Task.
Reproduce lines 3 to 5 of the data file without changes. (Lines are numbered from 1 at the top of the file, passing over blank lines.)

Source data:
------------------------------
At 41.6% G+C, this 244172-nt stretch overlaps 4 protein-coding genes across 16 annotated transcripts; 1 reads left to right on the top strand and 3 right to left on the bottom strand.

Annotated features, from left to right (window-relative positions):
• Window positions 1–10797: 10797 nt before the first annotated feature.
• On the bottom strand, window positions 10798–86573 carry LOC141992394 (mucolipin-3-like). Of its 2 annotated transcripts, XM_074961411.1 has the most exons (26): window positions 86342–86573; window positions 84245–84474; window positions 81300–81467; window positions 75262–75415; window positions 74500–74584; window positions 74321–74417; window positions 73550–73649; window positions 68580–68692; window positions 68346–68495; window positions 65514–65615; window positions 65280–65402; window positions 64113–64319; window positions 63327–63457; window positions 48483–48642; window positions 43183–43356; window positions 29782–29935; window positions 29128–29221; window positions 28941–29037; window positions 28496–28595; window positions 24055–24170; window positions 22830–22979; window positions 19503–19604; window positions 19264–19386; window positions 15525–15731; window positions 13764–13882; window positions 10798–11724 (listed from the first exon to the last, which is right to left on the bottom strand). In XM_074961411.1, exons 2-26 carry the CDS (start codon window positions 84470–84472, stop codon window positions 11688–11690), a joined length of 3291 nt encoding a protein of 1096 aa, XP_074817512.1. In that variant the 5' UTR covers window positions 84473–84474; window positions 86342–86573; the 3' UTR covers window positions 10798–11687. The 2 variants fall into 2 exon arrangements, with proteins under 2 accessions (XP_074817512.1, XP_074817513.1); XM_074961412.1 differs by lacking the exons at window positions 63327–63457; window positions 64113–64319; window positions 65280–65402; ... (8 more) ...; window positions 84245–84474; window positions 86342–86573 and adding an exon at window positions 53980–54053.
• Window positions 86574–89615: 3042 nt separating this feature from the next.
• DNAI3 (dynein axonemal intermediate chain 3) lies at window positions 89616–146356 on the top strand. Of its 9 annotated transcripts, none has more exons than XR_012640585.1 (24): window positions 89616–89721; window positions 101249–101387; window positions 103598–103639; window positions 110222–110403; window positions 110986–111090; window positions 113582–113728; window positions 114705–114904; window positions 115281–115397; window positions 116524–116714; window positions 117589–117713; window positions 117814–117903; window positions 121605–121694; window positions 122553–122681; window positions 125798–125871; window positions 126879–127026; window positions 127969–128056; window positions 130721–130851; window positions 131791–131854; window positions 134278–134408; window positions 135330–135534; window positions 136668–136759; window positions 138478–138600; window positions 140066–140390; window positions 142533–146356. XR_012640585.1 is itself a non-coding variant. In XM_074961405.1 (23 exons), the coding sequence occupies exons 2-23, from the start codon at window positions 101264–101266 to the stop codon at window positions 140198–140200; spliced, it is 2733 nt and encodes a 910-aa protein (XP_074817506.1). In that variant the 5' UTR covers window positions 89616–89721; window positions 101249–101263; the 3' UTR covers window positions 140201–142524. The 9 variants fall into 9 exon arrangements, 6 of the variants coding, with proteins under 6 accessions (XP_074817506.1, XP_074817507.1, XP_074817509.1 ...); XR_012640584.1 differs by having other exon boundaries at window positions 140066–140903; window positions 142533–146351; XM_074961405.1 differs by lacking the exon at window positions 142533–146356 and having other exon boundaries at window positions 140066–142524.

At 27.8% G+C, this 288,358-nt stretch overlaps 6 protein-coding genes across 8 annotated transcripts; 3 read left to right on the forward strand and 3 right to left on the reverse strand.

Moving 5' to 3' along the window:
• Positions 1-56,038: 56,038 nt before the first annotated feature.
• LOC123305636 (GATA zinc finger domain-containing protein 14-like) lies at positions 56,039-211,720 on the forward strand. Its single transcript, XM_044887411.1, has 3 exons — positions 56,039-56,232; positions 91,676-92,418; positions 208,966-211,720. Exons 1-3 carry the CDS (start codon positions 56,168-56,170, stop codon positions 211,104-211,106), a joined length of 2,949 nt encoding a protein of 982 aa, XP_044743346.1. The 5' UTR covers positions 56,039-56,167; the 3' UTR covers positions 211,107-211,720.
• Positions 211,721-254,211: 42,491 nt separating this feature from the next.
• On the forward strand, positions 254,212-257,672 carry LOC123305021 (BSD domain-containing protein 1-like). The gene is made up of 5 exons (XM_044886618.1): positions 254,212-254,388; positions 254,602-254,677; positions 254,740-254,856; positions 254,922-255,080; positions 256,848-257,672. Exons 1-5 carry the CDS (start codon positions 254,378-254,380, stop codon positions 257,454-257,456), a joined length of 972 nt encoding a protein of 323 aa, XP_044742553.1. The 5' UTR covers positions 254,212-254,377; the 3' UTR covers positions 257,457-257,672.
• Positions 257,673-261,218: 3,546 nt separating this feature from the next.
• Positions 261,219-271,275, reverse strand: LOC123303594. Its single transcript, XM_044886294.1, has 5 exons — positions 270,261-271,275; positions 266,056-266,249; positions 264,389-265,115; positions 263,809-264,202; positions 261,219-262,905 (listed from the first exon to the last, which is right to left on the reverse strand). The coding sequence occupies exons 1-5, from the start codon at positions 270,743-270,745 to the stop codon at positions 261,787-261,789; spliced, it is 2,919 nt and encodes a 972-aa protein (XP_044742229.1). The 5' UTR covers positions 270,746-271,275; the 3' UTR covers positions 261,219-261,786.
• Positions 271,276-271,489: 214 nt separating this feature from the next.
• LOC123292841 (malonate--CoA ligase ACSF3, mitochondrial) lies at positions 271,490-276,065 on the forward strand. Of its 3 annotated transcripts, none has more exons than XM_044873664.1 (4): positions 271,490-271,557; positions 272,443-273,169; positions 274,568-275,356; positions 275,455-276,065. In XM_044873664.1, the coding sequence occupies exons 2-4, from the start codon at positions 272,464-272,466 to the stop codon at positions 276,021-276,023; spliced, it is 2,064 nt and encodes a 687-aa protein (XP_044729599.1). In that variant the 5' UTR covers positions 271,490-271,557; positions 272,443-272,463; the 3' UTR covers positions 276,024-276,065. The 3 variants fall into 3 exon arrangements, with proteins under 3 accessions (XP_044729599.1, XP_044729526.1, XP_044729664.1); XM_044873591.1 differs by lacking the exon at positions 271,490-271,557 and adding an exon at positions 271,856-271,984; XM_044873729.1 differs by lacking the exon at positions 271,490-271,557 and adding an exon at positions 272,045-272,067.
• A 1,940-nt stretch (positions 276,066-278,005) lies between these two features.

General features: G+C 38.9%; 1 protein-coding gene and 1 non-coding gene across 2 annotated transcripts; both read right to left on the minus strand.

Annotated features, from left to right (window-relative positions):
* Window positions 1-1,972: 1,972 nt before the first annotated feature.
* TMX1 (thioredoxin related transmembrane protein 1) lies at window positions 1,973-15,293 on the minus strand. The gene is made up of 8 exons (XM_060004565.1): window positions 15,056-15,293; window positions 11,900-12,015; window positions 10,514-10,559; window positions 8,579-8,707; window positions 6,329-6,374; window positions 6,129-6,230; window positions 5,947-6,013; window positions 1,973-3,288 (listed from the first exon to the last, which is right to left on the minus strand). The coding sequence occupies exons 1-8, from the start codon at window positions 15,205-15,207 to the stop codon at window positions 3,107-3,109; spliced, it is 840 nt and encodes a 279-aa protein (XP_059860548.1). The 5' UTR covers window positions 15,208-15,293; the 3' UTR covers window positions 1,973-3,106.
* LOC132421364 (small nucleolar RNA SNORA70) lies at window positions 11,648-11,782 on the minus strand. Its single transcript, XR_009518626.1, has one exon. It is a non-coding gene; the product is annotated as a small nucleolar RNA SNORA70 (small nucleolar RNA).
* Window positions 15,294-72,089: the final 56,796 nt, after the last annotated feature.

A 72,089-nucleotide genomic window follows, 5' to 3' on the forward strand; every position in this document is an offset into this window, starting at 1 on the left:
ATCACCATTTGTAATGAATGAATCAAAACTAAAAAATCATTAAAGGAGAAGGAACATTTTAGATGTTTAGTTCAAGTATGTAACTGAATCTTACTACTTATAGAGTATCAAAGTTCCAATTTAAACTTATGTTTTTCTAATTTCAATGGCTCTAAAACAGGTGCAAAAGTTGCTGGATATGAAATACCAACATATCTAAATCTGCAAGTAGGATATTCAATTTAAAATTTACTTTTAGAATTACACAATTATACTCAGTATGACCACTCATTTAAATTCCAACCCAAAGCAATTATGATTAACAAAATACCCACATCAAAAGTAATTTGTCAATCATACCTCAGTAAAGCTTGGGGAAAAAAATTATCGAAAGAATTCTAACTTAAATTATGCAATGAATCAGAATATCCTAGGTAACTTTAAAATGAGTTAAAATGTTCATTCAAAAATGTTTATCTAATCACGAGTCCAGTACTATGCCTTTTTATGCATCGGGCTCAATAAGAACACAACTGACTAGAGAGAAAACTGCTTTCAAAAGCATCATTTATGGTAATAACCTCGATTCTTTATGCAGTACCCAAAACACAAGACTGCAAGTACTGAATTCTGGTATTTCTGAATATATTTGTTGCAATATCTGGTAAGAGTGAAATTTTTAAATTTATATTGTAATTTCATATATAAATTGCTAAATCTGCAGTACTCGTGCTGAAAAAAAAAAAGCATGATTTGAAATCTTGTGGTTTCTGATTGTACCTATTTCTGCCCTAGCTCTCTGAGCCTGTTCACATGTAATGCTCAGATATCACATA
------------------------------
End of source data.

• Window positions 1–10797: 10797 nt before the first annotated feature.
• On the bottom strand, window positions 10798–86573 carry LOC141992394 (mucolipin-3-like). Of its 2 annotated transcripts, XM_074961411.1 has the most exons (26): window positions 86342–86573; window positions 84245–84474; window positions 81300–81467; window positions 75262–75415; window positions 74500–74584; window positions 74321–74417; window positions 73550–73649; window positions 68580–68692; window positions 68346–68495; window positions 65514–65615; window positions 65280–65402; window positions 64113–64319; window positions 63327–63457; window positions 48483–48642; window positions 43183–43356; window positions 29782–29935; window positions 29128–29221; window positions 28941–29037; window positions 28496–28595; window positions 24055–24170; window positions 22830–22979; window positions 19503–19604; window positions 19264–19386; window positions 15525–15731; window positions 13764–13882; window positions 10798–11724 (listed from the first exon to the last, which is right to left on the bottom strand). In XM_074961411.1, exons 2-26 carry the CDS (start codon window positions 84470–84472, stop codon window positions 11688–11690), a joined length of 3291 nt encoding a protein of 1096 aa, XP_074817512.1. In that variant the 5' UTR covers window positions 84473–84474; window positions 86342–86573; the 3' UTR covers window positions 10798–11687. The 2 variants fall into 2 exon arrangements, with proteins under 2 accessions (XP_074817512.1, XP_074817513.1); XM_074961412.1 differs by lacking the exons at window positions 63327–63457; window positions 64113–64319; window positions 65280–65402; ... (8 more) ...; window positions 84245–84474; window positions 86342–86573 and adding an exon at window positions 53980–54053.
• Window positions 86574–89615: 3042 nt separating this feature from the next.